Once the cluster categories have been decided, the team can vote on and decide on the most relevant ones. They can use a dot voting system to do this.
Creating Measurement and Milestones
Measuring progress is integral for any process and is also true for carrying out a NOISE analysis. The team can come up with milestones and measures that are relevant for and needed to gauge the progress for each category.
Creating the Plan Document
This step involves the compilation of the decided categories into a broad company plan, and this is usually done either by the mediator or the team leader.
Not only is it important for each team member to approve the plan before implementation, but it is also essential to take feedback from them and make changes accordingly.
Furthermore, it is important to routinely review the document to ensure that it is updated and relevant according to the company’s needs.
As is the case with any strategic planning tool, a NOISE analysis also comes with its pros and cons. It is essential to get an idea of these before choosing to utilize this particular tool.
One obvious benefit of a NOISE analysis is that it positively frames problems. The problem seems like a future issue and is presented as something a company does not possess at the moment rather than something it needs. This positive framing motivates employees to do better rather than worry about what is lacking.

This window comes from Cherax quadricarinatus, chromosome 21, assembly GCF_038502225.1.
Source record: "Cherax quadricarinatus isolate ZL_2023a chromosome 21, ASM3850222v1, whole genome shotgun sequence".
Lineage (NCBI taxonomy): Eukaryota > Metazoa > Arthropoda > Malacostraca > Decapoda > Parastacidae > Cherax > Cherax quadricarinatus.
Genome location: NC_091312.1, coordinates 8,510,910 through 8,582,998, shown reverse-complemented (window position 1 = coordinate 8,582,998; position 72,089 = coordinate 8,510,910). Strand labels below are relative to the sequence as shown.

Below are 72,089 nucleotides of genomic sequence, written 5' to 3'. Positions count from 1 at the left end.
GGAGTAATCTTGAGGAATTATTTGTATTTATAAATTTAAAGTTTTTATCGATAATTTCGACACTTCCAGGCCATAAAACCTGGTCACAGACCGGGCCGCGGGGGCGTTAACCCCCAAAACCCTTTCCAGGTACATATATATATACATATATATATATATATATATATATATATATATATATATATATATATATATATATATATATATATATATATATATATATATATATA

The solution-focused language used in the NOISE analysis allows team members to use their knowledge in order to solve problems.
Another benefit offered by the NOISE analysis, which is rather unique in itself, is the exception quadrant. This encourages a collaborative effort within the team and looks at what is already happening in the other quadrants, no matter how minor the change.
This quadrant makes people realize that something positive is already happening as a result of the team’s previous efforts, and those efforts can be built upon to escalate the progress.
Moreover, this analysis can help organizations to understand how complex the work is and in what order they should proceed.
The basic NOISE template is in the form of a matrix, much like a SWOT analysis. However, unlike a SWOT Matrix, a NOISE analysis matrix includes an additional section or circle to accommodate exceptions.
The matrix comprises four quadrants, one for each of the first four letters of the acronym, including needs, opportunities, improvements, strengths, and an additional circle representing exceptions in the center of the matrix.
This component focuses on what a business requires and does not currently possess to achieve its goals. Needs are internal factors for the organization that it can control to a certain extent.
This component includes processes, people, resources, and materials. They can also refer to both organizational needs as well as individual needs.